Got an Android smartphone? Get ready to ditch your wallet.
It's been a long time coming, but Android Pay finally makes the hope from the US to the UK this week, bringing contactless payments to Brits running Google's mobile OS.
You'll be able to use your phone to spend up to £30 at a time, anywhere that contactless payments are accepted - which includes pretty much everywhere you've thought about going for lunch today. Yes, even Dominos.
Companies with contactless terminals don't have to do anything: your phone will just work once you've installed the app and set up your credit or debit cards.
Plus, it'll make you look like some kind of future-wizard to everyone that's still tapping in and out of the Underground with an Oyster card.
Banks that are on board on launch day include the Bank of Scotland, First Direct, Halifax, HSBC, Lloyds Bank, M&S Bank, MBNA and Nationwide. Barclays is noticeably absent - it's trying something a little different with its own dedicated app.
You'll need to download the Android Pay app, and have an eligible MasterCard or Visa to register to it, but otherwise it's tap and go. The app generates a unique code for every card, rather than sharing the actual card number, so you stay safe from fraud.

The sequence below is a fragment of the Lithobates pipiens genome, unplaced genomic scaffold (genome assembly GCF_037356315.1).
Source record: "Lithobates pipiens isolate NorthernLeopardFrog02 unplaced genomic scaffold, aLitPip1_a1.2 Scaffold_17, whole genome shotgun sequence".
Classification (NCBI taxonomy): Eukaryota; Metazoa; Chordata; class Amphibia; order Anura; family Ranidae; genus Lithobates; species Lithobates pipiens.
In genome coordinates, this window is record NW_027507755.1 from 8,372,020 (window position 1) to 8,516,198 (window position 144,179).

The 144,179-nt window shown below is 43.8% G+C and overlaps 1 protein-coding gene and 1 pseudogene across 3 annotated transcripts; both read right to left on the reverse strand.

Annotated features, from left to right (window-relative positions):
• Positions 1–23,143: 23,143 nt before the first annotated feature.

Phones with fingerprint sensors can use your digits to keep your cash safe, but others will ask for a PIN code instead. Your phone also has to have NFC, and Android KitKat is a must too, but most handsets should tick both boxes.
Google's got an incentive for you to sign up for its service, too. Android Pay Day will kick off in June, with special offers and deals on the Tuesday before pay day to make that last week just a little bit less painful on the paycheque.
Starbucks and Deliveroo will be first in line with some money-saving offers.
The launch brings Android up to par with the iPhone - sort of.
Apple Pay has only been around for ten months, but it feels like a lifetime for anyone that's already dumped their debit card and taking up tapping their phone instead.
iOS users can also tap and pay with their Apple Watch, but Google's not made any announcements about Android Wear support just yet.
Android Pay only has seven banks at launch, too. Apple Pay has more than double at 16.
There's plenty of time for Android Pay to catch up before it expands out to other countries - Google's planning on hitting Australia and Singapore next, moving further afield by the end of the year.